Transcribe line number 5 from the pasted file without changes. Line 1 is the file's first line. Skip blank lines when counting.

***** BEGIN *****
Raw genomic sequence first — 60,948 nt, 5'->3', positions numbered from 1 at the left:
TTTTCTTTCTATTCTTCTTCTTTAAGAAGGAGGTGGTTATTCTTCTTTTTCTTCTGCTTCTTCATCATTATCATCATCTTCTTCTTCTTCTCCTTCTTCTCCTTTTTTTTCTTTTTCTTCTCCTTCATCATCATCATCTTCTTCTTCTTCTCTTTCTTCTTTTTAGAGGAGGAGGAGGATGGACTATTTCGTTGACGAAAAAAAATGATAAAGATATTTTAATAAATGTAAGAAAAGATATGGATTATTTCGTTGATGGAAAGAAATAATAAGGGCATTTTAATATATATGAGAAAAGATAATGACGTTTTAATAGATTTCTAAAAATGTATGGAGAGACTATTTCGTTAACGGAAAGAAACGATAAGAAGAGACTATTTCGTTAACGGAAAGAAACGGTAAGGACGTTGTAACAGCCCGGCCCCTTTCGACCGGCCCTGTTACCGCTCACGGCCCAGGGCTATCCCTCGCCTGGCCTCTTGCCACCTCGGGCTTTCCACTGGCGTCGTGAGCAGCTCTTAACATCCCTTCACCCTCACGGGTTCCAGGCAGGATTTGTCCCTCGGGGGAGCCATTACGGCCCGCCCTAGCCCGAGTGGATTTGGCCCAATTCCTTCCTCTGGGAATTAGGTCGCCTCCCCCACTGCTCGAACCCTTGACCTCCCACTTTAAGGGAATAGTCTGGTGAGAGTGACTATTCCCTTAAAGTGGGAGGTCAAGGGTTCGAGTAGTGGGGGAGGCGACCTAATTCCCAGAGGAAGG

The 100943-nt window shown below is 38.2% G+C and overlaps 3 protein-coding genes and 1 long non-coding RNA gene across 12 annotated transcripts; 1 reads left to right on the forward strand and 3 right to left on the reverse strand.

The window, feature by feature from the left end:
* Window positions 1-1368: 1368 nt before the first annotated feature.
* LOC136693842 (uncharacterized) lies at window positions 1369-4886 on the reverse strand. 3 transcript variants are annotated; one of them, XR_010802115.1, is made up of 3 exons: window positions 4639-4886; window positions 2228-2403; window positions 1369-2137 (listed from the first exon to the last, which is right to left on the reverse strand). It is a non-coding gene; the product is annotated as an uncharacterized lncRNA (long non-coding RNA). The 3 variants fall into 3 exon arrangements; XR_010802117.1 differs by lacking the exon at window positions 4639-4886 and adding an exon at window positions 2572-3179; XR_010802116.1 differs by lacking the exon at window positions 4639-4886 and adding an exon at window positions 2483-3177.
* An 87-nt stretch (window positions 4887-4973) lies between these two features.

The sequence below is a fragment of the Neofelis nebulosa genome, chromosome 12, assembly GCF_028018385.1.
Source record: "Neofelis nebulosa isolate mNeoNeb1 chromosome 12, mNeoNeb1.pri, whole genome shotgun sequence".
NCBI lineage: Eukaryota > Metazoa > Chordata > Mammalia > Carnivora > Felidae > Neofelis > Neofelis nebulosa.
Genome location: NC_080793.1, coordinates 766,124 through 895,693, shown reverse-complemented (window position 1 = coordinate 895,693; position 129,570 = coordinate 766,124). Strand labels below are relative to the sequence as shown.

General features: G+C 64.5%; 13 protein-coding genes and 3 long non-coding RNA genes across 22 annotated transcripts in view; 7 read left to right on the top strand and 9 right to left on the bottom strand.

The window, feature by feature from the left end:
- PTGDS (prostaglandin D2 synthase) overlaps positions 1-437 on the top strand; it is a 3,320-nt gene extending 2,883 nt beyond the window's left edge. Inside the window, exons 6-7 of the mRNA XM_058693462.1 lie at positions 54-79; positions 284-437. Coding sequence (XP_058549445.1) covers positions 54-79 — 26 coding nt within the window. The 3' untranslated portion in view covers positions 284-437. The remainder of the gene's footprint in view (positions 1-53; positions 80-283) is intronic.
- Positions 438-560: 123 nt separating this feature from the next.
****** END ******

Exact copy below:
* Window positions 1-1368: 1368 nt before the first annotated feature.